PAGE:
Darryl Chamberlain of the 853 blog reports that his editorial complaint over BBC Newsbeat’s presentation of the BNP has been partially upheld. BBC head of editorial Fraser Steel agrees that the report on the website was at fault, both for repeating unchallenged the assertion that Stepney-born Ashley Cole was “not British”, and for only linking to the BNP’s website.
However, Steel maintains that – despite these defects – Debbie Randle’s interview was appropriately challenging. This is where Chamberlain feels the BBC’s editorial policy shows serious strain, and I agree:
On a journalistic level, the BNP is a news story on stilts, because it represents danger to most people – a political refuge for the ignored and misled which also threatens the safety of our fellow British citizens. In crude news terms, the frisson of violence associated with the party makes it interesting in a way, say, the Liberal Democrats aren’t. Even this summer, its leader on Epping Forest council said the party could not have been behind an alleged firebomb attack on a man’s home because: “Firebombing is not a British method. A brick through the window is a British method, but firebombing is not a way of showing displeasure.” As a journalist, why wouldn’t you quiz a BNP member about why they’ve joined a party which has officials spouting that stuff?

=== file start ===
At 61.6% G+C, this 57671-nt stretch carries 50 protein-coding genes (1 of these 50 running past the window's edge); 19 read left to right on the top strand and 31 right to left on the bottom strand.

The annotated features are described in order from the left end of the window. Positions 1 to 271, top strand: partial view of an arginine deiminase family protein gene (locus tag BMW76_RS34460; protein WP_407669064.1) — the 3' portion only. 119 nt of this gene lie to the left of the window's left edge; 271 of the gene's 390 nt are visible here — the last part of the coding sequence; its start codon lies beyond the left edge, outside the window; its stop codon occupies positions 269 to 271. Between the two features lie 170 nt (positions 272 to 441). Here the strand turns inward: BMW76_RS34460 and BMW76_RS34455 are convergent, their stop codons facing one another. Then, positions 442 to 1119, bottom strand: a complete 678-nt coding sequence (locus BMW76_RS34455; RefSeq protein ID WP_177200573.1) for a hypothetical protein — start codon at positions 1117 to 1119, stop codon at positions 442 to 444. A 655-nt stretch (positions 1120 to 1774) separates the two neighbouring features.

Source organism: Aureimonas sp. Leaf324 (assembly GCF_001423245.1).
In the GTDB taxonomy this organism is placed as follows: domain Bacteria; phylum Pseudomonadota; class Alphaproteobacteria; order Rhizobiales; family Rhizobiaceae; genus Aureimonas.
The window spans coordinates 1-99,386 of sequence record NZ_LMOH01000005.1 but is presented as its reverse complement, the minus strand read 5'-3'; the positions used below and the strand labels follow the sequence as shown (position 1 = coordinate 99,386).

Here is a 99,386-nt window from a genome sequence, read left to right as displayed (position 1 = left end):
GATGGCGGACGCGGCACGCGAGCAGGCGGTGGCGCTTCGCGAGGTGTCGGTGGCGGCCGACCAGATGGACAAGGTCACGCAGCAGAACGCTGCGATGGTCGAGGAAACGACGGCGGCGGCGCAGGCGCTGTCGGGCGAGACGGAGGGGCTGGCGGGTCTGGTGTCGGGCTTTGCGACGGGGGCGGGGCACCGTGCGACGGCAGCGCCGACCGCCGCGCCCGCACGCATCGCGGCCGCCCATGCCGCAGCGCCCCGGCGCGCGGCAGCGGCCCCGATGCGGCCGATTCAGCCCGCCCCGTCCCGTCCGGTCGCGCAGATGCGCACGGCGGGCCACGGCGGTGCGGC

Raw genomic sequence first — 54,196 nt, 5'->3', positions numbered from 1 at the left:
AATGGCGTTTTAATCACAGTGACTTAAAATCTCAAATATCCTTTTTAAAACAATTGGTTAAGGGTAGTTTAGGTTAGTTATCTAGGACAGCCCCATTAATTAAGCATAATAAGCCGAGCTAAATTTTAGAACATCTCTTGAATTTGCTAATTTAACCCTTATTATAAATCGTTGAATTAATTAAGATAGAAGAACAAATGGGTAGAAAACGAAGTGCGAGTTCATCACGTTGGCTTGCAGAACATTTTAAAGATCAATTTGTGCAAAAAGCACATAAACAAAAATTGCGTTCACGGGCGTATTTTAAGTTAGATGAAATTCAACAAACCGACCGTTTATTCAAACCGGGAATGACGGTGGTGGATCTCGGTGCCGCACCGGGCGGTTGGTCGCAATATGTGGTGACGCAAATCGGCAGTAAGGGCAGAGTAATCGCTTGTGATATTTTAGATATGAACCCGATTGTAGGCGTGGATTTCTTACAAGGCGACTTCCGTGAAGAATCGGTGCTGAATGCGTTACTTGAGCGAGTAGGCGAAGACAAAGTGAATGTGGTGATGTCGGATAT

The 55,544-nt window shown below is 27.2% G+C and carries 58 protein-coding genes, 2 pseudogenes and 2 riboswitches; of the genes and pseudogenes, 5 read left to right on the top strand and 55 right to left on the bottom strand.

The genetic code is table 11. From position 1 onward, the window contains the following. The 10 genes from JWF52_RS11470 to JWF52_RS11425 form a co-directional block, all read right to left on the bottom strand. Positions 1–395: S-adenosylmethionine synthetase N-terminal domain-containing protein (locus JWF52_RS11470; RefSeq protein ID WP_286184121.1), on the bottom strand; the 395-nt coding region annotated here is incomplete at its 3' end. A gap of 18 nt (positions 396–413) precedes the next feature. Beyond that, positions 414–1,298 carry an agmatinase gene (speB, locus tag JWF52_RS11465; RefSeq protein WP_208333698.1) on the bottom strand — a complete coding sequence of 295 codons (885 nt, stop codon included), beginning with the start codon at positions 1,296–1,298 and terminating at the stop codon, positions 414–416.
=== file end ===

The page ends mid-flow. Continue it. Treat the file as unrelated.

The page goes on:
This is not a normal political party. To treat it as such is not only cowardice, but a basic journalistic failing. The BBC acknowledged this when it invited Nick Griffin onto Question Time – and the vast majority of the programme was dedicated to his being there, with host David Dimbleby turning master interrogator as well as benign chairman.
Will the BBC decide that “political balance” is no longer an acceptable substitute for rigorous journalism as a result of all this? I hope so, because while I agree that the BBC must avoid adhering to any political party, there is no justification for the neutral presentation of those who endorse hate, harassment and violence.
Text © Sarah Ditum, 2009